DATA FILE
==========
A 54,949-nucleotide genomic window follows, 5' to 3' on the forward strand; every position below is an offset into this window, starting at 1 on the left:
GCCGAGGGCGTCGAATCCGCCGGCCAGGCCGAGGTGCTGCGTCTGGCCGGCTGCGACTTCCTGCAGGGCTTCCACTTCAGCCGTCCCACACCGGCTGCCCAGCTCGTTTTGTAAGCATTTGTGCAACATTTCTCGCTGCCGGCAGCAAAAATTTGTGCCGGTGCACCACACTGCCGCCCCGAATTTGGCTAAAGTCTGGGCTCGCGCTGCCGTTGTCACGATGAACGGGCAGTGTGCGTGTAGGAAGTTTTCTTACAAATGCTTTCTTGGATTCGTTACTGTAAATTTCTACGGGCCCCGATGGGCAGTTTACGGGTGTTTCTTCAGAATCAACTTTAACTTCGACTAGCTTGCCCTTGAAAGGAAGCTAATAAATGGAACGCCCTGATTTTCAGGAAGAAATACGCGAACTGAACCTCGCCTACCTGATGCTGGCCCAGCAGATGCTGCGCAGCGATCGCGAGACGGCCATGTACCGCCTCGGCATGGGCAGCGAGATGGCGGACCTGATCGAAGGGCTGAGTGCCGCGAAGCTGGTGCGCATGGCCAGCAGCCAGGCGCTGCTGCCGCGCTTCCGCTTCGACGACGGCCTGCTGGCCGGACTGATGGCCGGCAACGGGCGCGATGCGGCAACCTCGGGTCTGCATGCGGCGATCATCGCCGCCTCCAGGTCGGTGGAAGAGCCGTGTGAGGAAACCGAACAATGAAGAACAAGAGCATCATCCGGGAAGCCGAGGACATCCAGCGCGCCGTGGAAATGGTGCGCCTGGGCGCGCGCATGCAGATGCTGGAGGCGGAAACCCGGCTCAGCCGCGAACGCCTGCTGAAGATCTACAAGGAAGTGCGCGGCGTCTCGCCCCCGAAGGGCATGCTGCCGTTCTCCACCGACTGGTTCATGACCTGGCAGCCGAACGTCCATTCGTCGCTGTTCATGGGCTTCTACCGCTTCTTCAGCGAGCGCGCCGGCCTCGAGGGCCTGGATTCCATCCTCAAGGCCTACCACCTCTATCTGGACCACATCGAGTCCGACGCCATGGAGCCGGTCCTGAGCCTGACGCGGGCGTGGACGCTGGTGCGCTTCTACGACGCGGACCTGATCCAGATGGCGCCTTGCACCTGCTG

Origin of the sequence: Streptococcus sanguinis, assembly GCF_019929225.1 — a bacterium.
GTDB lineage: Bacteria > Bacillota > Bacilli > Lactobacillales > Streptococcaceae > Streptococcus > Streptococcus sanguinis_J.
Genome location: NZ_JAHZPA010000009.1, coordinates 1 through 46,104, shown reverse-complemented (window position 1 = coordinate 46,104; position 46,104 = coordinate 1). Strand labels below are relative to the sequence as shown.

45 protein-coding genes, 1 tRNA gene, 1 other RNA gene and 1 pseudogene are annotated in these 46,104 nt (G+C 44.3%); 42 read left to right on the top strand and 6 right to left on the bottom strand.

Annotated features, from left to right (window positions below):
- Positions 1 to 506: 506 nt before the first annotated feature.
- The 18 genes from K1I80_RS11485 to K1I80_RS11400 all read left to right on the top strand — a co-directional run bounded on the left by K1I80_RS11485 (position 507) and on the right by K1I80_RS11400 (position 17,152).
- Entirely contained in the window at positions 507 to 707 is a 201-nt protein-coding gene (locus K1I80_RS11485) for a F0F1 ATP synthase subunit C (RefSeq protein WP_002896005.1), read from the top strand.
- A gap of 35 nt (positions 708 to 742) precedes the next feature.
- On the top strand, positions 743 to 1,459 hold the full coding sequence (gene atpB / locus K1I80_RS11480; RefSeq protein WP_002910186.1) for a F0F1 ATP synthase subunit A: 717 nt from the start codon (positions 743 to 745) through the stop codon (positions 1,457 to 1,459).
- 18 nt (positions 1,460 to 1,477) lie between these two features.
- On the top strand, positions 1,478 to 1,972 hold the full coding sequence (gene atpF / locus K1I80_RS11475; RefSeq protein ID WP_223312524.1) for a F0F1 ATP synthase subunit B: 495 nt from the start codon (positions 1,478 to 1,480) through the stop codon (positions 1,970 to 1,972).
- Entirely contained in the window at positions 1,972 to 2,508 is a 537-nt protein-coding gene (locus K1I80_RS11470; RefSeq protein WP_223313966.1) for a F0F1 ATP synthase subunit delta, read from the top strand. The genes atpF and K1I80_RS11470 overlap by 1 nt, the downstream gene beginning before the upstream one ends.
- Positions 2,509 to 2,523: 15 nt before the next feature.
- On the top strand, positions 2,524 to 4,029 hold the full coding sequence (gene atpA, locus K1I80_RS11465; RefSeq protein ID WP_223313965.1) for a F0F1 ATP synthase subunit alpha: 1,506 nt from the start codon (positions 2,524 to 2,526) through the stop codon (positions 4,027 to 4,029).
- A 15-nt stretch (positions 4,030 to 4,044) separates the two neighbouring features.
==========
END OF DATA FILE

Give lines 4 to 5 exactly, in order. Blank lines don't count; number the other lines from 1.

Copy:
GTDB lineage: Bacteria > Bacillota > Bacilli > Lactobacillales > Streptococcaceae > Streptococcus > Streptococcus sanguinis_J.
Genome location: NZ_JAHZPA010000009.1, coordinates 1 through 46,104, shown reverse-complemented (window position 1 = coordinate 46,104; position 46,104 = coordinate 1). Strand labels below are relative to the sequence as shown.